The Russian grading system is one of the oldest and also one of the very few which takes altitude into account. Personally I think this is were the other grading systems are bad. You may run up 5's and 6's at sea level, but over 7000 meters a pitch of 3 or even a scramble section can be an obstacle.
The basic grading factors are:
The technical difficulties of the crux sections of the route. Also their frequency.
The elevation of the peak and elevation of the critical areas of the route independent of their grade of difficulty.
The length of the route from base camp.
The average steepness of the route or/and traverse exposure.
The time required to climb the route.
In addition to the above mentioned factors there are further parameters which play a part in determining a route's grade:
Nature of the terrain.
Size, quantity and shape of holds, cracks, stances.
Clarity of the route line.
Climbing techniques required.
Use of specific aids.
Most rational, least dangerous and most practicable method of descent.
The technical grades are the following:
I (easy) - broad scree or snow ridges, broken rock ridges or snow/ice slopes at angles of up to 30°. Basic alpine equipment only.
II (simple) - snow and ice sections at an angle of up to 30° and rocks requiring moderate climbing skills. Basic alpine equipment only.
III (moderately difficult) - snow and ice sections at an angle of 35°-45°. Steep rock features with good and numerous holds, not requiring artificial aids - descent of such passages being done by free climbing or abseiling. Basic alpine equipment only, plus normal rock climbing gear.
IV (difficult) - with steep rock sections suitable for free climbing. Snow and ice slopes up to an angle of 55°. Climbing with a rucksack is still possible but arduous. Descent of difficulties is usually by abseil. Full alpine and rock equipment required.
V (very difficult) - steep rock with a limited number of holds often needing artificial aids. Snow and ice slopes of more than 50° and difficult corniced ridges. Full alpine and rock equipment required.
VI (exceptionally difficult) - vertical and overhanging rocks or with few holds, cracks, stances etc. requiring mainly aid climbing. Hard mixed climbing or steep ice pitches. Maximum alpine ability required.
The overall grade of a route is defined within a scale of 1 to 6, with subdivisions A and B, as follows:
1A - Any type of ascent which can be regarded as more than simple hiking. No lower limit of ascent in meters and no specified elevation is needed to qualify for this grade.
1B - Easy ascent of a peak between 2000-5000 m over rocks, with sections of snow and ice or mixed ground.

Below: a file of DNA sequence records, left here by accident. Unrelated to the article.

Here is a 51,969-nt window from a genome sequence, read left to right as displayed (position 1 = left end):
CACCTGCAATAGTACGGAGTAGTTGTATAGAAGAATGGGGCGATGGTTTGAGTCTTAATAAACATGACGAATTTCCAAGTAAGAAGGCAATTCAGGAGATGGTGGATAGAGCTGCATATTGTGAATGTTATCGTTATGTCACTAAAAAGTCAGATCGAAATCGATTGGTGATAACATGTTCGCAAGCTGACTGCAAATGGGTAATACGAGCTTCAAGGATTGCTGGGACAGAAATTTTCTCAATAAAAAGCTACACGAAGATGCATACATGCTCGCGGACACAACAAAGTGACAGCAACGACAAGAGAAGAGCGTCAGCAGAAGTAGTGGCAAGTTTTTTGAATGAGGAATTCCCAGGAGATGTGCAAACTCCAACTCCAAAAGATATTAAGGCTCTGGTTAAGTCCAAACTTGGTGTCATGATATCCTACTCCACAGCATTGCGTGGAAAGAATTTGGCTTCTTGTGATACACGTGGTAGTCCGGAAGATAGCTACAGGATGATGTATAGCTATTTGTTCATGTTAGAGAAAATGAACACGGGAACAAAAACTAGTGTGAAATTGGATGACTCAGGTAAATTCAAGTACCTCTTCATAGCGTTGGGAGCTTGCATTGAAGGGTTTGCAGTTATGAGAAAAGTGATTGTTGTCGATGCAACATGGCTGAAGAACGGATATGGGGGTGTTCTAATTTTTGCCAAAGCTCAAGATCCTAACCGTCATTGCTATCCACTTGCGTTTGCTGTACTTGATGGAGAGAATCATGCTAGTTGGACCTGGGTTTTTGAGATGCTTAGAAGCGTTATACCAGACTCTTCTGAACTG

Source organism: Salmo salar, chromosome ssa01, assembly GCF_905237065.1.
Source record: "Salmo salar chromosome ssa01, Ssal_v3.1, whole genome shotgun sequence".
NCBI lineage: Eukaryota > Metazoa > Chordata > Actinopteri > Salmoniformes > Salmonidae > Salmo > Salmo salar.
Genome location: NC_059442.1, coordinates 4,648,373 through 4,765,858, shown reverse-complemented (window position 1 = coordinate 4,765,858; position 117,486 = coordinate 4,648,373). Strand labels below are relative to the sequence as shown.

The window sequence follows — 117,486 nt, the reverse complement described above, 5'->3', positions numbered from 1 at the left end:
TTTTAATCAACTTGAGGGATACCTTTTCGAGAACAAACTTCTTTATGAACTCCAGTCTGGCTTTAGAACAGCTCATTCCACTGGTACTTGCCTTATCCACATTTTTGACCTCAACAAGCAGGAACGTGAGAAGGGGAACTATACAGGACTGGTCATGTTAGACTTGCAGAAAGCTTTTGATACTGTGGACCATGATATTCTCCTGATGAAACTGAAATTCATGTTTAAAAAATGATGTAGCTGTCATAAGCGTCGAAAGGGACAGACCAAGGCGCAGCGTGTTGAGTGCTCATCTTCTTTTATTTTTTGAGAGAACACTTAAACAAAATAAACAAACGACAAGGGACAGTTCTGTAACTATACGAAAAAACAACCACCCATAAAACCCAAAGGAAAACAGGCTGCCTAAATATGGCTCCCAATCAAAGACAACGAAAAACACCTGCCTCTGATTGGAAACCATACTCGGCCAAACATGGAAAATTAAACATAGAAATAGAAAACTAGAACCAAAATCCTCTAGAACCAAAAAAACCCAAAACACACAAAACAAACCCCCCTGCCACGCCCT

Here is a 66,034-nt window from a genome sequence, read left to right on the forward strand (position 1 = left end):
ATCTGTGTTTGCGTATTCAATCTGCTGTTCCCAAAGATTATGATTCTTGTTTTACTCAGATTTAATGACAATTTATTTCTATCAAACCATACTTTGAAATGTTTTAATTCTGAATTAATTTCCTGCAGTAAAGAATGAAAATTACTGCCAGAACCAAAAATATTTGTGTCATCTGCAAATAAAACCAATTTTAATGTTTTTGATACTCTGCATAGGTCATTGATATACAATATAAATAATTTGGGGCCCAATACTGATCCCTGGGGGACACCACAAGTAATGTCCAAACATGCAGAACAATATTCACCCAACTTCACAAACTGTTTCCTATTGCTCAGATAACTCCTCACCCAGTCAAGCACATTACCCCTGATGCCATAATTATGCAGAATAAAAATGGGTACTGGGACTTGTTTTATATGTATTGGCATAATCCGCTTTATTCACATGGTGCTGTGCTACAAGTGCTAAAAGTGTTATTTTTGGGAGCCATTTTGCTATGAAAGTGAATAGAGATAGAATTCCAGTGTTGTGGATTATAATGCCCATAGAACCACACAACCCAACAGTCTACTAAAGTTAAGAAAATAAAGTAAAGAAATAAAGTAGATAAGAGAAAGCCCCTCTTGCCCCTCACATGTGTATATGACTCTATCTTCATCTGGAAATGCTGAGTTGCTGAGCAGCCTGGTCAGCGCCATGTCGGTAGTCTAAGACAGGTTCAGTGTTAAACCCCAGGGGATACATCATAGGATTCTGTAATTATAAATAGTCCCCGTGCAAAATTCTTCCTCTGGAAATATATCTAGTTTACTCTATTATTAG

2A - Ascent of more than 500 m on a peak between 2000-6000 m or traverses at this height on rocks, snow or ice with rock pitches of up to II, and/or snow and ice sections of up to 100 m of II.
2B - Ascent of a peak between 2000-6000 m or traverses at this height on rock, snow and ice with short sections of grade III rock or ice. Some pitons for belaying.
3A - Ascent of a peak between 2500-6500 m or traverses at this height on rock, snow and ice. Route length up to 600 m with long passages of II on rock and ice.
3B - Ascent (600 m or longer) on a peak between 2500-6500 m or traverses at this height on rock, snow and ice. Difficulties might include rock pitches of 20-30 m or more and snow and ice sections of 200-300 m of difficulty III, or shorter passages of IV.
4A - Ascent (at least 600 m) on a peak between 2500-7000 m or traverses at this height. The route would include 20-50 m rock pitches of IV, or snow and ice sections of 200-300 m or more of IV. The route might take 6-8 hours or more and require pitons belays. Traverses of this grade would combine at least 5 routes of Grade 3B or combinations equivalent to this.
4B - Ascent (at least 600 m) on a peak between 2500-7000 m or traverses at this height with rock sections of 40-80 m of IV, or short passages of V, and snow and ice sections of 300-400 m or more of IV. The route would normally take 8-10 hours or more and require the insertion of 8-10 pitons or more for belaying. Traverses would include at least 2 routes of Grade 4A.
5A - Ascent (at least 600 m) on a peak between 3000-7500 m or traverses at this height. The route would have long rock sections of III-IV with some pitches of V, or snow and ice sections of 300-400 m or more of V. The route could take 10-15 hours or more and would require the insertion of 20-40 pitons or more for belaying. Traverses combine at least two routes of Grade 4B and 1 route of Grade 4A.
5B - Ascent (at least 700 m) on a peak between 3000-7500 m or traverses at this height. The route would have long sections of III-IV with pitches of up to 50 m of V and short sections of VI, or snow and ice sections of 600-800 m or more of V. The route would take 15-20 hours and require the insertion of 30-50 pitons or more for belaying. Traverses combine at least 2 routes of Grade 5A.
6A - Ascent (at least 800 m) on a peak over 3600 m or traverses at this height on rocks or mixed ground. Sustained difficulty with an average grade of IV-V and pitches of 20 m or more of VI. The route would take 40-50 hours and require the insertion of 100-150 pitons or more for belaying. Traverses combine at least 3 routes of Grade 5B.
6B - Ascent of at least 1000 m on a peak over 4500 m or traverses of this height. Sustained difficulty of pitches at or over grade V. The route would take more than 48 hours to complete. Insertion of more than 250 belaying points. Usually this grade is reserved for the highest and most difficult peaks or desperate routes on lower peaks. Extremely hard routes on peaks below 4500 m can sometimes qualify for 6B.
|Russian Grade||Alpine Grade||UIAA Grade|
|6B||ED3 and up||VII|
where you can look at other comparisons of grades.